CORPUS CHRISTI, Texas – Post-traumatic stress disorder long has been documented in veterans returning from overseas campaigns, but one Texas A&M University-Corpus Christi researcher has found that trauma doesn’t arise solely from foreign battlefields, and events closer to home also can have a debilitating impact on a sensitive segment of the population: children.
Dr. Stephen Lenz, Assistant Professor in the Department of Counseling and Educational Psychology, in his studies of trauma-focused cognitive behavioral therapy and adolescents, found that exposure to life-changing events is common, and the detrimental influences may not be caused by factors and events that many adults associate with PTSD.
“Recent research came out showing that about 40 percent of children and adolescents have been physically assaulted in some way within the last year, whether that’s at school or by a parent, and that about 1 out of every 5 kids has witnessed some sort of violence,” said Lenz. “You don’t have to have been in a near-death car accident to experience the symptoms of PTSD; you just have to have been part of a traumatic experience.”
Lenz’s research focused on dozens of studies and the effectiveness of a type of therapy, which was developed specifically for children, becoming one of the leading treatments for trauma and PTSD in youths. The approach, referred to as Trauma Focused-Cognitive Behavioral Therapy (TF-CBT), involves the child and parent or guardian, and uses a variety of methods, including focusing on coping skill development and relaxation training and creative avenues for communication.
About 7 percent to 8 percent of the U.S. population will have PTSD at some point, according to the National Center for PTSD, while the National Institute of Mental Health estimates that 4 percent of teens age 13-18 will develop PTSD in their lifetime.
The threat to youths impacted by trauma, Lenz found, is that prolonged distress has a distinct harmful influence on the mind and body.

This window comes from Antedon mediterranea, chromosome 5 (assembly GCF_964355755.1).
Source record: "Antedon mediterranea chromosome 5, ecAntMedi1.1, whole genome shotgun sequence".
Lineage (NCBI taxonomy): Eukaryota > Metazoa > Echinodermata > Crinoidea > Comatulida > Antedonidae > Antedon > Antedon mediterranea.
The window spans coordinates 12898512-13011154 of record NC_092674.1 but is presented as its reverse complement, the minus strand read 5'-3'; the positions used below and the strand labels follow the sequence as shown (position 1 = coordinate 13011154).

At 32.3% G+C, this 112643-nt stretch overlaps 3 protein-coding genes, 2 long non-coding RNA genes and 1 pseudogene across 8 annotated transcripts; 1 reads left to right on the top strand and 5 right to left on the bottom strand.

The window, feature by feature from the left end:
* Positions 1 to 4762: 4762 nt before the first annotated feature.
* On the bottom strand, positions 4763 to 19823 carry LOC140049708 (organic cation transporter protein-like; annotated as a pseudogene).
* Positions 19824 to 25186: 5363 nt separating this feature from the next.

“When people experience the symptoms of PTSD over time they become vulnerable to self-harm and suicide,” said Lenz. “Two out of 5 kids who we would say have PTSD also meet the criteria for having a major depressive disorder … that’s two weeks of severely impaired functioning. And it’s not just sadness – it’s substantial changes in mood and sleep patterns. It’s changes in weight and physiology, and a hopelessness that you never want to see in a child.”
Lenz’s research centered on peer-reviewed publications documenting the use of TF-CBT in 1,860 children and adolescents, including 1,106 girls and 754 boys across age, ethnic lines and nationalities. Analysis focused on studies using TF-CBT versus those using a wait list or no treatment and those using other treatment methods. The overall analysis, according to Lenz, found that TF-CBT was “exceptionally superior” to no treatment or being wait listed and “moderately superior” to alternative treatments.
“The fact that we have detected across 21 different studies that this particular type of therapy can not only treat the symptoms of PTSD, but also the co-occurring depression, is great,” said Lenz. “What we found is it doesn’t matter how old you are, what ethnic background you’re from, or what type of trauma you experienced. It works about the same for people in all those groups, which is very heartening.”